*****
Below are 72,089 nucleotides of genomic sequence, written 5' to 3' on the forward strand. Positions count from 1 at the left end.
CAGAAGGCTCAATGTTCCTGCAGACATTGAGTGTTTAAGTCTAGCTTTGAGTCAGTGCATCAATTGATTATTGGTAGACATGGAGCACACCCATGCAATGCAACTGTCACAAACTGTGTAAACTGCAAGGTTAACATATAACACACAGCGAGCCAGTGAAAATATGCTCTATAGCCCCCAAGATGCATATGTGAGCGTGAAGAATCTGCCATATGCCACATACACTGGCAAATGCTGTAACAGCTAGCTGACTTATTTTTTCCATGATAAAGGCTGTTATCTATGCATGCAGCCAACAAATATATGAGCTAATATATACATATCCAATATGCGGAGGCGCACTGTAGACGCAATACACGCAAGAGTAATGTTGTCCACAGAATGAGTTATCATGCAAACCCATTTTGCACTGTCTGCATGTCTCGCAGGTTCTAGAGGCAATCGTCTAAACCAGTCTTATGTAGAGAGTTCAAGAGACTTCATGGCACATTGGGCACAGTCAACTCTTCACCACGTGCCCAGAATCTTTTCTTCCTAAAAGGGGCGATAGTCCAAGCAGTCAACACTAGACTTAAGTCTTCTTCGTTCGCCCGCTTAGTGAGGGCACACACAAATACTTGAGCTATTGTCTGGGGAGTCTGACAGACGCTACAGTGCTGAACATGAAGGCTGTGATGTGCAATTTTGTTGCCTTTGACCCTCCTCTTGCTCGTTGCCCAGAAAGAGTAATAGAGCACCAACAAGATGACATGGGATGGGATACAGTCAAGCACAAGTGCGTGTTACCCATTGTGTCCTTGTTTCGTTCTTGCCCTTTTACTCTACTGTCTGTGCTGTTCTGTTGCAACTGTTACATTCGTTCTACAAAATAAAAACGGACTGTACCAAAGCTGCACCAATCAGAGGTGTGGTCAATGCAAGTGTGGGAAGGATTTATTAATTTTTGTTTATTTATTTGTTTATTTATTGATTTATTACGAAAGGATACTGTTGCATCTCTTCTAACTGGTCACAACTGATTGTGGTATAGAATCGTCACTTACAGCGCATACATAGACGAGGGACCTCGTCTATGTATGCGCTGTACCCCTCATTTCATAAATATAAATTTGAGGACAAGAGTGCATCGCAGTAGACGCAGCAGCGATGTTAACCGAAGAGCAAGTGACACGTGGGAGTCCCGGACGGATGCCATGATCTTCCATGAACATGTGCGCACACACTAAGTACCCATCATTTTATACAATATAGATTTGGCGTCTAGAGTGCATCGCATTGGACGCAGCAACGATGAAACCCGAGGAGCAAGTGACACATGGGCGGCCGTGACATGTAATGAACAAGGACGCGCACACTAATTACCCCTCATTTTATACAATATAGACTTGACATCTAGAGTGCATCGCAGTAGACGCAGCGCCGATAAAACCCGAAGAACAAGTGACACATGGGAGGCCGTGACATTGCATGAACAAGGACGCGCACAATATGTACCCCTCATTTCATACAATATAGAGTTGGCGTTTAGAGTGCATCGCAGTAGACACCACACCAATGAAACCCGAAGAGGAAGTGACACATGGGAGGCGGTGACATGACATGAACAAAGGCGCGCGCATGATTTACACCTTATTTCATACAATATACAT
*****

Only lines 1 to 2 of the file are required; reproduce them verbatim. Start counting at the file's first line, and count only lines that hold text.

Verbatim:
Below are 72,089 nucleotides of genomic sequence, written 5' to 3' on the forward strand. Positions count from 1 at the left end.
CAGAAGGCTCAATGTTCCTGCAGACATTGAGTGTTTAAGTCTAGCTTTGAGTCAGTGCATCAATTGATTATTGGTAGACATGGAGCACACCCATGCAATGCAACTGTCACAAACTGTGTAAACTGCAAGGTTAACATATAACACACAGCGAGCCAGTGAAAATATGCTCTATAGCCCCCAAGATGCATATGTGAGCGTGAAGAATCTGCCATATGCCACATACACTGGCAAATGCTGTAACAGCTAGCTGACTTATTTTTTCCATGATAAAGGCTGTTATCTATGCATGCAGCCAACAAATATATGAGCTAATATATACATATCCAATATGCGGAGGCGCACTGTAGACGCAATACACGCAAGAGTAATGTTGTCCACAGAATGAGTTATCATGCAAACCCATTTTGCACTGTCTGCATGTCTCGCAGGTTCTAGAGGCAATCGTCTAAACCAGTCTTATGTAGAGAGTTCAAGAGACTTCATGGCACATTGGGCACAGTCAACTCTTCACCACGTGCCCAGAATCTTTTCTTCCTAAAAGGGGCGATAGTCCAAGCAGTCAACACTAGACTTAAGTCTTCTTCGTTCGCCCGCTTAGTGAGGGCACACACAAATACTTGAGCTATTGTCTGGGGAGTCTGACAGACGCTACAGTGCTGAACATGAAGGCTGTGATGTGCAATTTTGTTGCCTTTGACCCTCCTCTTGCTCGTTGCCCAGAAAGAGTAATAGAGCACCAACAAGATGACATGGGATGGGATACAGTCAAGCACAAGTGCGTGTTACCCATTGTGTCCTTGTTTCGTTCTTGCCCTTTTACTCTACTGTCTGTGCTGTTCTGTTGCAACTGTTACATTCGTTCTACAAAATAAAAACGGACTGTACCAAAGCTGCACCAATCAGAGGTGTGGTCAATGCAAGTGTGGGAAGGATTTATTAATTTTTGTTTATTTATTTGTTTATTTATTGATTTATTACGAAAGGATACTGTTGCATCTCTTCTAACTGGTCACAACTGATTGTGGTATAGAATCGTCACTTACAGCGCATACATAGACGAGGGACCTCGTCTATGTATGCGCTGTACCCCTCATTTCATAAATATAAATTTGAGGACAAGAGTGCATCGCAGTAGACGCAGCAGCGATGTTAACCGAAGAGCAAGTGACACGTGGGAGTCCCGGACGGATGCCATGATCTTCCATGAACATGTGCGCACACACTAAGTACCCATCATTTTATACAATATAGATTTGGCGTCTAGAGTGCATCGCATTGGACGCAGCAACGATGAAACCCGAGGAGCAAGTGACACATGGGCGGCCGTGACATGTAATGAACAAGGACGCGCACACTAATTACCCCTCATTTTATACAATATAGACTTGACATCTAGAGTGCATCGCAGTAGACGCAGCGCCGATAAAACCCGAAGAACAAGTGACACATGGGAGGCCGTGACATTGCATGAACAAGGACGCGCACAATATGTACCCCTCATTTCATACAATATAGAGTTGGCGTTTAGAGTGCATCGCAGTAGACACCACACCAATGAAACCCGAAGAGGAAGTGACACATGGGAGGCGGTGACATGACATGAACAAAGGCGCGCGCATGATTTACACCTTATTTCATACAATATACAT